We went through a very brutal nine year startup, and during that time we lost one heck of a lot of money, we had a lot of missteps and false steps. Part of it was that the farm was a perfectly good place to make a product, but it wasn’t a great place to incubate and grow a new business. What I can say to young entrepreneurs is that I’ve done every single job in this company. I’ve manufactured, I’ve marketed, I’ve sold, I’ve shipped, I’ve run the quality control, I’ve been the banker and I’ve been the fund raiser. And I’ve come to learn that being an entrepreneur means that you have to be able to do all of these things; it means you have to be a generalist.

BS: Of the beverage companies you’re familiar with, who is doing things right?

GH: Seth Goldman (from Honest Tea) is definitely doing it right. He’s delivering on his promises, he’s staying within his means, he’s not being a lunatic and going out and buying millions of dollars of advertising for a big market share grab. I know a lot of companies do that and that’s the end of them.

He’s not compromising in any way on product quality; if anything, he’s improving the quality. He recognizes that his goal is to bring innovation to the market and he’s doing that in spades. He’s resisting endless temptation to lose focus. There could be Honest Tea water or smoothies, there’s a lot of different places he could go because the beverage industry is so diversified and so much about marketing, and he’s a good marketer. But a big part of what I’ve learned to do is to stay focused, to get the heck off of things that you don’t know about. And that’s what I’m trying to share with him.

One other rule: never underestimate the power of doing good. Whether it’s use of proceeds or healthier food, it’s a good advantage.

BS: What do you believe retailers will get out of carrying more organic beverages?

GH: Most people think organics aren’t proven. Actually, it’s chemicals that aren’t proven. You know, all food was organic until the early part of the 20th century, and we’ve now had about a 90-year run here where we’ve basically been guinea pigs for a great experiment for excessive use of ‘you-name-thesynthetic- ingredient,’ and the jury is still out, but we’re certainly facing new levels of health epidemics. You can’t say that’s from not eating organic food any more than you could say it’s from cell phones or just stressed out lives, but you also can’t rule it out.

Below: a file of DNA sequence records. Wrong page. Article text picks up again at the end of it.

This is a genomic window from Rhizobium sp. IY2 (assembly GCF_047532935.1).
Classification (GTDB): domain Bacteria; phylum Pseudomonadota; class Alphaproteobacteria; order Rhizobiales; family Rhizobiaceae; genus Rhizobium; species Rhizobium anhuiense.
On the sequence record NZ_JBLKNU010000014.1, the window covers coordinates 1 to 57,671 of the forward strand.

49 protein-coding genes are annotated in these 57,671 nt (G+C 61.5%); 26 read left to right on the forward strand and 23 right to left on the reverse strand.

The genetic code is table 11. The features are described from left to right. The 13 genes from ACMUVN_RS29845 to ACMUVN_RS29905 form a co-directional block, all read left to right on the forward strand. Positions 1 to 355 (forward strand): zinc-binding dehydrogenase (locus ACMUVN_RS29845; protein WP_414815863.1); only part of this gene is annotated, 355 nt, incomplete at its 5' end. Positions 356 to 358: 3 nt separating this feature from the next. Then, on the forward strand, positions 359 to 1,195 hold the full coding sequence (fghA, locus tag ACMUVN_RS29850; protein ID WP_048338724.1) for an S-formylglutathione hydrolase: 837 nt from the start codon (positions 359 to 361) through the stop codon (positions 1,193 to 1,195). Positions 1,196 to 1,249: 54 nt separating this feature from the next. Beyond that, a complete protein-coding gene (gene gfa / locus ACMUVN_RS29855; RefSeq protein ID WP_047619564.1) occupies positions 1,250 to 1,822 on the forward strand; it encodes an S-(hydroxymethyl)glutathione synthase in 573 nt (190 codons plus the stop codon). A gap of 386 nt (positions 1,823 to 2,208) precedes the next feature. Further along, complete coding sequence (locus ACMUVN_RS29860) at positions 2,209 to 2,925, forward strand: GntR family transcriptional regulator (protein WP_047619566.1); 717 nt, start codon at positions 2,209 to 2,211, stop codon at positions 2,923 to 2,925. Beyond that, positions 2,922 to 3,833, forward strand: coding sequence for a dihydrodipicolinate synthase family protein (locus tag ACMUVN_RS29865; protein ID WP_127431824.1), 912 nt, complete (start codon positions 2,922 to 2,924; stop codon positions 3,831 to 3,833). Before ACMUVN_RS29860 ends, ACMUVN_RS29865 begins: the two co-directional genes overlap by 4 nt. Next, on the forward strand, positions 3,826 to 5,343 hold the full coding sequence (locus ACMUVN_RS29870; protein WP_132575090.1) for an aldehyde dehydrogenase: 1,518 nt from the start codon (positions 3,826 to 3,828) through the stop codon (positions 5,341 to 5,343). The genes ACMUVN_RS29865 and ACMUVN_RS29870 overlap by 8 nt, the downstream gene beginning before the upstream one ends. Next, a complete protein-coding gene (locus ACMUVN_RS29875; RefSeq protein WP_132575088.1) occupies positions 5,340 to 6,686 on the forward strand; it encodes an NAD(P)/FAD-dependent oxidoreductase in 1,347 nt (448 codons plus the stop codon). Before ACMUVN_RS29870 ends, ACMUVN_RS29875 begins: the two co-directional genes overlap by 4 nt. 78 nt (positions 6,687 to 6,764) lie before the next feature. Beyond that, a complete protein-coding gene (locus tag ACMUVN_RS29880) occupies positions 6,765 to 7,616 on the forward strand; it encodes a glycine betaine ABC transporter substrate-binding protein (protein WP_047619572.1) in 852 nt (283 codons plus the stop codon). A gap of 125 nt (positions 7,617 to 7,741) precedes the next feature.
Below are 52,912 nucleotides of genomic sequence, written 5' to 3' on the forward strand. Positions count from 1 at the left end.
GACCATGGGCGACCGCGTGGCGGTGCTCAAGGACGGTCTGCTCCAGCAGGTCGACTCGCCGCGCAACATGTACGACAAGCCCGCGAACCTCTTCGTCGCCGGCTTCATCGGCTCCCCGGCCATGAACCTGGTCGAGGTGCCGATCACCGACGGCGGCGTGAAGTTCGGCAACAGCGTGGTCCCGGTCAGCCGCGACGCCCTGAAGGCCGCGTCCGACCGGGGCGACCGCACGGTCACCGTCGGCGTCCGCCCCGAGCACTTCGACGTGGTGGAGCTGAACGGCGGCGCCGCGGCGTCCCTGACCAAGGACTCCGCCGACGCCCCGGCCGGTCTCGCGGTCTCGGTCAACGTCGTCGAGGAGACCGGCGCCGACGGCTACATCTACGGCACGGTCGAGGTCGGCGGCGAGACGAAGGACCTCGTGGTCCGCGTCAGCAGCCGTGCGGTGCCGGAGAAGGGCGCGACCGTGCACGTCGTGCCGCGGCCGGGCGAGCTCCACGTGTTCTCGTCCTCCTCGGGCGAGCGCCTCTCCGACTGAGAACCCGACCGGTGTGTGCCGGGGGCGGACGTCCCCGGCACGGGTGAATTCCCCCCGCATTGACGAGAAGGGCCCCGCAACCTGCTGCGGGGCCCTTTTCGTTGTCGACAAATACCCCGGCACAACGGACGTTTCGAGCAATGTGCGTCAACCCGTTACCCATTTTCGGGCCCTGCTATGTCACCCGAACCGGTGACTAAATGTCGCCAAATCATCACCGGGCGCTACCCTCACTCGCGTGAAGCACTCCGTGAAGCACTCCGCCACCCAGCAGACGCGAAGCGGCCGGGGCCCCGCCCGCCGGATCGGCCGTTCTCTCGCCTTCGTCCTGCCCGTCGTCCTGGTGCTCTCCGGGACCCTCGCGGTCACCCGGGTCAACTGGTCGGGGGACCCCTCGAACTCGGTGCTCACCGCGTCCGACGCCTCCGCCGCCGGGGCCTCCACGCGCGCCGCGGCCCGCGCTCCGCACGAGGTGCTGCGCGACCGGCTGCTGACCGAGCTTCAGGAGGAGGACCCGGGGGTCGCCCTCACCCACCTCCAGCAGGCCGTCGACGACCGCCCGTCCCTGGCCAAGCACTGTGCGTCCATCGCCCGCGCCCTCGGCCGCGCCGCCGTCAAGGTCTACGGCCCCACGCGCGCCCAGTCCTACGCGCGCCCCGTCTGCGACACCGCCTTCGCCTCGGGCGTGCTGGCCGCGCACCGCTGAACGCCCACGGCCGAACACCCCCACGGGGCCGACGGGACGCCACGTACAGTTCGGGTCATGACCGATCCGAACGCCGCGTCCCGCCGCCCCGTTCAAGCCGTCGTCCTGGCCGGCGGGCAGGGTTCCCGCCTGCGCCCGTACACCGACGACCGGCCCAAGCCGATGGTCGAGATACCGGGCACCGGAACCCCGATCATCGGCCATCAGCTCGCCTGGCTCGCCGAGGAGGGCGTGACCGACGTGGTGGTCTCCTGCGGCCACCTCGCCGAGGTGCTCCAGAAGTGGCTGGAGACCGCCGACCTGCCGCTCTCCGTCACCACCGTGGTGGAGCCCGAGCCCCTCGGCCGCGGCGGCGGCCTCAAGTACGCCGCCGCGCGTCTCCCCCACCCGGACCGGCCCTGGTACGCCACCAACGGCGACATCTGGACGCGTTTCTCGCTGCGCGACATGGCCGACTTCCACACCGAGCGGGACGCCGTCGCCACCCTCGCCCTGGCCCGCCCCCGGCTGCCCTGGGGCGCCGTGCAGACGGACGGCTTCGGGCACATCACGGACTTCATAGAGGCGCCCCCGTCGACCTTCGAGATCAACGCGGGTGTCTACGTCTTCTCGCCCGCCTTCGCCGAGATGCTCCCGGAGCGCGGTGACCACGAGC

So for the retailer, all you have to do is pick up a daily newspaper and see that there’s a discussion about things that are bad for your health or bad for the climate.

Organics is the solution for both. Most retailers don’t need me to say this, because they’ve already figured this out for themselves, but organics is here to stay.

Look at us. We’re in our 14th consecutive year of growth north of 26 percent. Our problems are more about supply than they are about demand.

The reason I’m saying this about retailers is that retailers depend on, if you’ll excuse the expression, “organic growth.” They have extremely slender margins, they have constant pressure on price from giants like Wal-Mart, or they have pressure on the other side from folks like Whole Foods, who are relatively price-unconscious but all about quality. And most retailers fall somewhere in between those two, they can’t compete adequately on either extreme, but they still need something that’s going to make next year’s sales bigger than this year’s, because this year’s cost is going up next year and so on.